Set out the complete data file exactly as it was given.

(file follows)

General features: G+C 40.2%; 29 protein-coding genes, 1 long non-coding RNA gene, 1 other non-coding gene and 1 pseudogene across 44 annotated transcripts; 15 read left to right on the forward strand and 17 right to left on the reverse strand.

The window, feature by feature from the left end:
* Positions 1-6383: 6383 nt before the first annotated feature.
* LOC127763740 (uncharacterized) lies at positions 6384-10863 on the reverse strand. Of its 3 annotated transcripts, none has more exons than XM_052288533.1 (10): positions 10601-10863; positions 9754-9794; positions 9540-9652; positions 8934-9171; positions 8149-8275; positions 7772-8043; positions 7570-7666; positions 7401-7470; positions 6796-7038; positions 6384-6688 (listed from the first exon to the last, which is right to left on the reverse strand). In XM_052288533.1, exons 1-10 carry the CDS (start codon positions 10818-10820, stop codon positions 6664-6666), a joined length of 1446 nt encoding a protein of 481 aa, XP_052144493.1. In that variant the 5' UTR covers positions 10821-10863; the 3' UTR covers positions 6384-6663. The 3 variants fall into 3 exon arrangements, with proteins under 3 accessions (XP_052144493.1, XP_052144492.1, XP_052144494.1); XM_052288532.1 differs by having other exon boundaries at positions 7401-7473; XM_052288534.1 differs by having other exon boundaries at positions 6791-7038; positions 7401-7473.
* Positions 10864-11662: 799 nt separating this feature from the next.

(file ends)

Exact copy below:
General features: G+C 40.2%; 29 protein-coding genes, 1 long non-coding RNA gene, 1 other non-coding gene and 1 pseudogene across 44 annotated transcripts; 15 read left to right on the forward strand and 17 right to left on the reverse strand.

The window, feature by feature from the left end:
* Positions 1-6383: 6383 nt before the first annotated feature.
* LOC127763740 (uncharacterized) lies at positions 6384-10863 on the reverse strand. Of its 3 annotated transcripts, none has more exons than XM_052288533.1 (10): positions 10601-10863; positions 9754-9794; positions 9540-9652; positions 8934-9171; positions 8149-8275; positions 7772-8043; positions 7570-7666; positions 7401-7470; positions 6796-7038; positions 6384-6688 (listed from the first exon to the last, which is right to left on the reverse strand). In XM_052288533.1, exons 1-10 carry the CDS (start codon positions 10818-10820, stop codon positions 6664-6666), a joined length of 1446 nt encoding a protein of 481 aa, XP_052144493.1. In that variant the 5' UTR covers positions 10821-10863; the 3' UTR covers positions 6384-6663. The 3 variants fall into 3 exon arrangements, with proteins under 3 accessions (XP_052144493.1, XP_052144492.1, XP_052144494.1); XM_052288532.1 differs by having other exon boundaries at positions 7401-7473; XM_052288534.1 differs by having other exon boundaries at positions 6791-7038; positions 7401-7473.
* Positions 10864-11662: 799 nt separating this feature from the next.